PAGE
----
The ultimate solution to all the enlisted conundrums faced by a state-owned enterprise, be it an airline, or a bank or a manufacturing unit, would be found in the way the enterprise deals with governance challenges and the manner in which the majority owner and the sector regulator treats it as a commercial enterprise and is willing to give it the "real" freedom that is associated with a commercial enterprise.
But the fundamental conundrum that needs to be solved is whether the enterprise is first a commercial enterprise, which competes in a free market and is valued on the stock exchange and then an enterprise that is government-owned.
Or, is it a government-owned enterprise first, which has been permitted to operate in the free market. There is a difference in the emphasis in the two propositions, with attendant consequences.
Assuming that we are not yet bold enough to agree to a "totally passive or distant ownership by the state", the answer to the conundrum can, however, be found in the politics rather than in the pure economics, though the hackneyed axiom is good economics makes for good politics.
Our national and state poll results have time and again showed the truth behind this axiom.
An ancient Chinese proverb states that a fish rots from the head down. If an enterprise fails, one need only look to those at the top to find the root cause for that failure.
The board of any corporate enterprise, irrespective of its ownership structure, is the fulcrum of the governance structure.
So it is important that the governance of the boards need to improve. For this several steps need to be taken.
First, the Acts, which have established many of the state-owned enterprises in any sector, were enacted years ago when we did not have a market economy and none of these enterprises were even listed on the stock exchanges.
The governance structures enshrined in the Acts may have become anachronistic and hence suitable amendments that reflect today's economic realities have become necessary.
This will enable many of the organisations to be governed by contemporary principles of modern governance.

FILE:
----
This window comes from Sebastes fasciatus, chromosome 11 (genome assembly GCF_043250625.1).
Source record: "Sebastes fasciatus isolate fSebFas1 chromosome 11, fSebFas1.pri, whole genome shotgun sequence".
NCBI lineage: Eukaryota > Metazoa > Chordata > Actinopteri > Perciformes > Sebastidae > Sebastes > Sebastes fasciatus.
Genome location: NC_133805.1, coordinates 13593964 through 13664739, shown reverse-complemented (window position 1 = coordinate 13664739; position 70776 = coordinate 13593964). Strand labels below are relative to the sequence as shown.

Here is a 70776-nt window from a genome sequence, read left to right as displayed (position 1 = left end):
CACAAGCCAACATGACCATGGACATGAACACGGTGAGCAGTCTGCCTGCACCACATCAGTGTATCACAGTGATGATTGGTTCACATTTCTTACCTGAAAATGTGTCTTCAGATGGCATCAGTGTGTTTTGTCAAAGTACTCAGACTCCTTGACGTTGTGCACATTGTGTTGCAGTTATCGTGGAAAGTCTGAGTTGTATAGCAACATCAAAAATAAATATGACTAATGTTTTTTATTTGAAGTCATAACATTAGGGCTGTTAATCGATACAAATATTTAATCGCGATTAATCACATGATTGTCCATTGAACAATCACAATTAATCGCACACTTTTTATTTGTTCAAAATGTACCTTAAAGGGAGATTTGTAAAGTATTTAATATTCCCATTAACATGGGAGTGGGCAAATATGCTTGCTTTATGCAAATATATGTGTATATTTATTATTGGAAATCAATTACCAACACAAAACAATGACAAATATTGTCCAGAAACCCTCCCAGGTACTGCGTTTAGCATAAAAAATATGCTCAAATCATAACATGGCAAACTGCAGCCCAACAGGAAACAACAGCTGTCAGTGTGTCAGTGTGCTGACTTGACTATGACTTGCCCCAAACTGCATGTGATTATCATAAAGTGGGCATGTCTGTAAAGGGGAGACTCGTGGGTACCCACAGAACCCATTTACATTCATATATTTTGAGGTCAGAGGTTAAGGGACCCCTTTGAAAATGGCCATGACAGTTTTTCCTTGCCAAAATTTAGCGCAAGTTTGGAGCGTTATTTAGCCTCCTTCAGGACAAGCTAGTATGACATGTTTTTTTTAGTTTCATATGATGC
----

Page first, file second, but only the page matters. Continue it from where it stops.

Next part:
Second, the Acts need to lay down the broad principles of board governance, composition and structure of the boards.
Third, the board composition needs to undergo a change with only the internal and external directors.
The presence of policymakers on the boards constrains the boards and presents conflicts. It also makes board members constantly look for approbation and approval from them at the board meetings.
A condescending nod or deep lines on the forehead when discussing strategy issues can easily encourage or disenchant independent directors. The boards also need not have any representation from any vested interest groups.
They are expected to act in the best interest of the company and not in the interest of any block shareholder who can, in any case, vote in the annual general meeting.
Fourth, the selection of independent directors needs to be based only on experience, knowledge and expertise and not on any other attributes. Their selection should happen only through the nominations committee.
The position of the independent directors is not mere ornamental positions.
These changes will help many of the boards to function more efficiently. By enabling the boards to be composed efficiently, they will get a breathing space.
The government or the regulator has nothing to lose from these changes, as in any case has powers under the statutes to give directions. This, of course, will not be easy unless there is a political will.
Like the Hatter's riddle and the ultimate question, the solutions to the conundrums faced by the boards of the public sector enterprises are not as hopelessly intractable as why the raven is like a writing desk or the question to which the answer is 42.
The author is former executive director of Sebi and is currently associated with the IFC's Global Corporate Governance Forum of the International Finance Corporation and the World Bank. These views are personal firstname.lastname@example.org